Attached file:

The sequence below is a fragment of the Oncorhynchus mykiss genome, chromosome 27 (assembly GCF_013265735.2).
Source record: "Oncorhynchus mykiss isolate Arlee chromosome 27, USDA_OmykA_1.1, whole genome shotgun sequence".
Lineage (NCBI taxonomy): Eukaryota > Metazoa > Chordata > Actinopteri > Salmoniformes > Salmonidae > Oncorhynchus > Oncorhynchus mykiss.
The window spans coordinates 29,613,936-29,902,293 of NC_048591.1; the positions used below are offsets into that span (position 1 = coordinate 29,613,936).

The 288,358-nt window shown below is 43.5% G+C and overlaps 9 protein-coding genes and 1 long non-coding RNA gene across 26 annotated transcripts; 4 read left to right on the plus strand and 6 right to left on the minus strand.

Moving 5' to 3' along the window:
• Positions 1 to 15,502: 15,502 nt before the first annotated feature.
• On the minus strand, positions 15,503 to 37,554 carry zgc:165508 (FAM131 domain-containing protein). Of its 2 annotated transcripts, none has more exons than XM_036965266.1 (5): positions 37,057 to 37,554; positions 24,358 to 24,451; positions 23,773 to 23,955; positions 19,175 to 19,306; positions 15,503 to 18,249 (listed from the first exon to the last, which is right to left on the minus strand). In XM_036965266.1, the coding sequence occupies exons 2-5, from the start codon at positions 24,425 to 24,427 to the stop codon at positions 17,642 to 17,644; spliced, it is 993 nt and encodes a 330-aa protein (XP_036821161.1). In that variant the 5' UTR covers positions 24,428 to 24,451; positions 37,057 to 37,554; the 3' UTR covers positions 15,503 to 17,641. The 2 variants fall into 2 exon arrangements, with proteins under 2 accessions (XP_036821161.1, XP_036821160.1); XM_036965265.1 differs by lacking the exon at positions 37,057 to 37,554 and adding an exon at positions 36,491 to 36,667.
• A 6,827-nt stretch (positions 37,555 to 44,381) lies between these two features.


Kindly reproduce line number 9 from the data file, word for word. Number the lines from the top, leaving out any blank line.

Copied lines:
• A 6,827-nt stretch (positions 37,555 to 44,381) lies between these two features.